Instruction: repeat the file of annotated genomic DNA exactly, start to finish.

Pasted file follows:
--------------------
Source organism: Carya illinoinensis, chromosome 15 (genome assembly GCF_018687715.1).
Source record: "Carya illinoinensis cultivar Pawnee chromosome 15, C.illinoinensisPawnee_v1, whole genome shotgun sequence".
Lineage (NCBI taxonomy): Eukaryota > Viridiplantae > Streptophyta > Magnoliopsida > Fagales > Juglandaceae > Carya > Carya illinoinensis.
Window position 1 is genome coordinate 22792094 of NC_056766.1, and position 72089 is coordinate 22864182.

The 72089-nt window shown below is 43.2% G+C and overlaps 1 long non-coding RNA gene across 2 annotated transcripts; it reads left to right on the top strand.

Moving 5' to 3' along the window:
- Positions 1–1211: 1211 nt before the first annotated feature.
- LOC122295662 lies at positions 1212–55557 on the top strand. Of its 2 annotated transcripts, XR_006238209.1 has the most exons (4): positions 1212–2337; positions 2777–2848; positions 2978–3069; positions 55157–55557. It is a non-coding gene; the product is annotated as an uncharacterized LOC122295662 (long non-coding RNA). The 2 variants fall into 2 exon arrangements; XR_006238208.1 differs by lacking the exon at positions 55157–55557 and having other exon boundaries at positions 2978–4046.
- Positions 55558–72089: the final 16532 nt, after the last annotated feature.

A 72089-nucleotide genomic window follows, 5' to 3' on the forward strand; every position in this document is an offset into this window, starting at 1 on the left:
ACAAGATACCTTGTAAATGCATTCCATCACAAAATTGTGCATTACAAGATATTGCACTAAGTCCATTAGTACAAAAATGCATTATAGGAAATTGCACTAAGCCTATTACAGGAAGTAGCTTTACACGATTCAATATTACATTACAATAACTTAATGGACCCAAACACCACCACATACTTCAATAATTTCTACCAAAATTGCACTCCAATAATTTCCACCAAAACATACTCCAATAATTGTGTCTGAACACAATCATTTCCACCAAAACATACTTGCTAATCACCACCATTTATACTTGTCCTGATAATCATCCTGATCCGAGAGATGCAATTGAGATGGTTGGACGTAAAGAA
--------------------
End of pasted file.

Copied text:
Source organism: Carya illinoinensis, chromosome 15 (genome assembly GCF_018687715.1).
Source record: "Carya illinoinensis cultivar Pawnee chromosome 15, C.illinoinensisPawnee_v1, whole genome shotgun sequence".
Lineage (NCBI taxonomy): Eukaryota > Viridiplantae > Streptophyta > Magnoliopsida > Fagales > Juglandaceae > Carya > Carya illinoinensis.
Window position 1 is genome coordinate 22792094 of NC_056766.1, and position 72089 is coordinate 22864182.

The 72089-nt window shown below is 43.2% G+C and overlaps 1 long non-coding RNA gene across 2 annotated transcripts; it reads left to right on the top strand.

Moving 5' to 3' along the window:
- Positions 1–1211: 1211 nt before the first annotated feature.
- LOC122295662 lies at positions 1212–55557 on the top strand. Of its 2 annotated transcripts, XR_006238209.1 has the most exons (4): positions 1212–2337; positions 2777–2848; positions 2978–3069; positions 55157–55557. It is a non-coding gene; the product is annotated as an uncharacterized LOC122295662 (long non-coding RNA). The 2 variants fall into 2 exon arrangements; XR_006238208.1 differs by lacking the exon at positions 55157–55557 and having other exon boundaries at positions 2978–4046.
- Positions 55558–72089: the final 16532 nt, after the last annotated feature.

A 72089-nucleotide genomic window follows, 5' to 3' on the forward strand; every position in this document is an offset into this window, starting at 1 on the left:
ACAAGATACCTTGTAAATGCATTCCATCACAAAATTGTGCATTACAAGATATTGCACTAAGTCCATTAGTACAAAAATGCATTATAGGAAATTGCACTAAGCCTATTACAGGAAGTAGCTTTACACGATTCAATATTACATTACAATAACTTAATGGACCCAAACACCACCACATACTTCAATAATTTCTACCAAAATTGCACTCCAATAATTTCCACCAAAACATACTCCAATAATTGTGTCTGAACACAATCATTTCCACCAAAACATACTTGCTAATCACCACCATTTATACTTGTCCTGATAATCATCCTGATCCGAGAGATGCAATTGAGATGGTTGGACGTAAAGAA